As we stated above, definite integrals are often used to find sums. As
an example, suppose that *v*(*t*) represents the velocity of an object
that moves in one dimension. At any instant of *t*, the value of
*v*(*t*) can be positive, negative, or zero. If it is zero, the object
is not moving at that instant. If it is not zero, then the sign of
*v*(*t*) determines the direction of motion.

Now, suppose we were given a function *v*(*t*) for ,
and we wanted to find the net distance traveled by the object over
this time interval. If *v*(*t*) is constant, then this is easy to
determine: distance is velocity times elapsed time. If the velocity is
not constant, then it is more difficult to find the answer. The idea
of using the integral is based on breaking the elapsed time up into
subintervals. We approximate the distance traveled over each
subinterval by picking an average velocity over that subinterval and
using our formula distance equals velocity times elapsed time. Adding
up the approximations for each subinterval gives an approximation to
the net distance traveled. Intuitively, the more subintervals we use,
the better the approximation will be. Note also that how we pick the
average velocity over each subinterval can affect the accuracy of our
approximation.

For example, suppose *v*(*t*)=3-*t* for and we want the
approximate the net distance traveled. Suppose we use five
subintervals and choose the velocity at the left endpoint of each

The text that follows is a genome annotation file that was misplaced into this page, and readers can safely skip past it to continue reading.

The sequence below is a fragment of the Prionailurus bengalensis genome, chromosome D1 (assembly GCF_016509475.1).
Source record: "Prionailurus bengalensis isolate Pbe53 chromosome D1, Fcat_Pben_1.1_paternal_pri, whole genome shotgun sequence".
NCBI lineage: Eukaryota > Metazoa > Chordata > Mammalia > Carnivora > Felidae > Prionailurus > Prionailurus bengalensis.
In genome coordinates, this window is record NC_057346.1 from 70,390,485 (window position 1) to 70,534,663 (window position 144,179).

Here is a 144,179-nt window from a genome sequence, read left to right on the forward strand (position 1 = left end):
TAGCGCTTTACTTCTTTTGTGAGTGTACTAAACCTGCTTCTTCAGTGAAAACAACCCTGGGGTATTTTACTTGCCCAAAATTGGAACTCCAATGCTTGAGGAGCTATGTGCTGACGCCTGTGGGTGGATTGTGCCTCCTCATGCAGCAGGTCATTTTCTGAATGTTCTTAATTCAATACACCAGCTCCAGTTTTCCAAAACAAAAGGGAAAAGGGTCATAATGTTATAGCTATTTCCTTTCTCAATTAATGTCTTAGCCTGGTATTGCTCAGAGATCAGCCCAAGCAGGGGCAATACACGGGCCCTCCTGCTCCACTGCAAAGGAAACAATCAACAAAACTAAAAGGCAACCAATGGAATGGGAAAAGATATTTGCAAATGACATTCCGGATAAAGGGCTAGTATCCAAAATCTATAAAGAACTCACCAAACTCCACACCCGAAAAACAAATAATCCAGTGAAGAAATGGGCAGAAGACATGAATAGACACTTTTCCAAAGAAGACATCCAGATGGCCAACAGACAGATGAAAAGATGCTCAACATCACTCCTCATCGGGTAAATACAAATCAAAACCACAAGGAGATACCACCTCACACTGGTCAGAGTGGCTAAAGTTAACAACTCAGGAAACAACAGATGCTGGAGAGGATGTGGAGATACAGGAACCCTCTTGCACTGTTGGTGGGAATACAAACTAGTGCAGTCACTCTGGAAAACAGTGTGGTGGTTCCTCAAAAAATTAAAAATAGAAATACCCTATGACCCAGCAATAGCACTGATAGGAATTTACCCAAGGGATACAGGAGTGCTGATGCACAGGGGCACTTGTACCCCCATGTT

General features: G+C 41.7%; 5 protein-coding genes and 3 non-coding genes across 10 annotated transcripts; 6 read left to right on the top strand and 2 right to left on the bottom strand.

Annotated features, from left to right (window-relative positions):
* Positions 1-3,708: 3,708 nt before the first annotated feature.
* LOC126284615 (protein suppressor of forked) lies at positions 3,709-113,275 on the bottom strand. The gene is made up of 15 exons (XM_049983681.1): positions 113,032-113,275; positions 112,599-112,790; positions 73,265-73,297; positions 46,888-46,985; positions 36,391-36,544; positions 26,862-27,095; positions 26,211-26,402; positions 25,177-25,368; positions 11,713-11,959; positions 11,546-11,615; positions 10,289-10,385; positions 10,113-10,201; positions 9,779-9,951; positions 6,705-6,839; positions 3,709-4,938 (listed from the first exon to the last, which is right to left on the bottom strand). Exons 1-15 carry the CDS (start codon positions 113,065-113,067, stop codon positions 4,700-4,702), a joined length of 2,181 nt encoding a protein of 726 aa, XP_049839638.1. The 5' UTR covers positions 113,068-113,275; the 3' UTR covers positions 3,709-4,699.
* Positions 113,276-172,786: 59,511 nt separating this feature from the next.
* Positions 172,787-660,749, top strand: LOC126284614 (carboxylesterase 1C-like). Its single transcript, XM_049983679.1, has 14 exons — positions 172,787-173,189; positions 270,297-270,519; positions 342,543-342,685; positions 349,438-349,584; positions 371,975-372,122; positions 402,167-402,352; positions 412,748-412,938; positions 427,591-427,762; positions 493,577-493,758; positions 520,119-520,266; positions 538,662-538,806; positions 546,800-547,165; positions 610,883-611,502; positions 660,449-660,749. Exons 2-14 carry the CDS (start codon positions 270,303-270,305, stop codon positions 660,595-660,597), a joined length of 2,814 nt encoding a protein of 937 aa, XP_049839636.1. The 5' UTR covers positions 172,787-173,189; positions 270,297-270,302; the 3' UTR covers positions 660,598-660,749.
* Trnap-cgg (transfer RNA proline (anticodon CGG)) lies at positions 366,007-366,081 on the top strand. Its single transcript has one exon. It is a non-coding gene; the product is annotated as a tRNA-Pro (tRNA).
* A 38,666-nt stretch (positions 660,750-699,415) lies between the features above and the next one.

subinterval for our average velocity. Then we can use the Maple
`leftsum` command to calculate an approximate distance as shown
below. A different approximation is obtained by using the velocity at
the right endpoint of each subinterval, using the Maple
`rightsum` command, and this is also shown below.

> v := t -> 3-t;

> plot(v(t),t=0..4);

> evalf(leftsum(v(t),t=0..4,5));

> evalf(rightsum(v(t),t=0..4,5));

Notice how different the two approximations are. However, if we increase the number of subintervals to 100, they are much closer.

> evalf(leftsum(v(t),t=0..4,100));

> evalf(rightsum(v(t),t=0..4,100));

These sums can also be interpreted geometrically, using the Maple
`leftbox` and `rightbox` commands.

> leftbox(v(t),t=0..4,5);

> rightbox(v(t),t=0..4,5);

The sums we computed above with the `leftbox` and
`rightbox` commands were obtained by adding up the areas of the
rectangles with the following important convention: if a rectangle
lies below the *t* axis, it appears in the sum with a minus sign. That
is, we interpret a rectangle above the axis as having positive area
and a rectangle below the axis as having negative area.

Fri Jan 24 15:07:34 EST 1997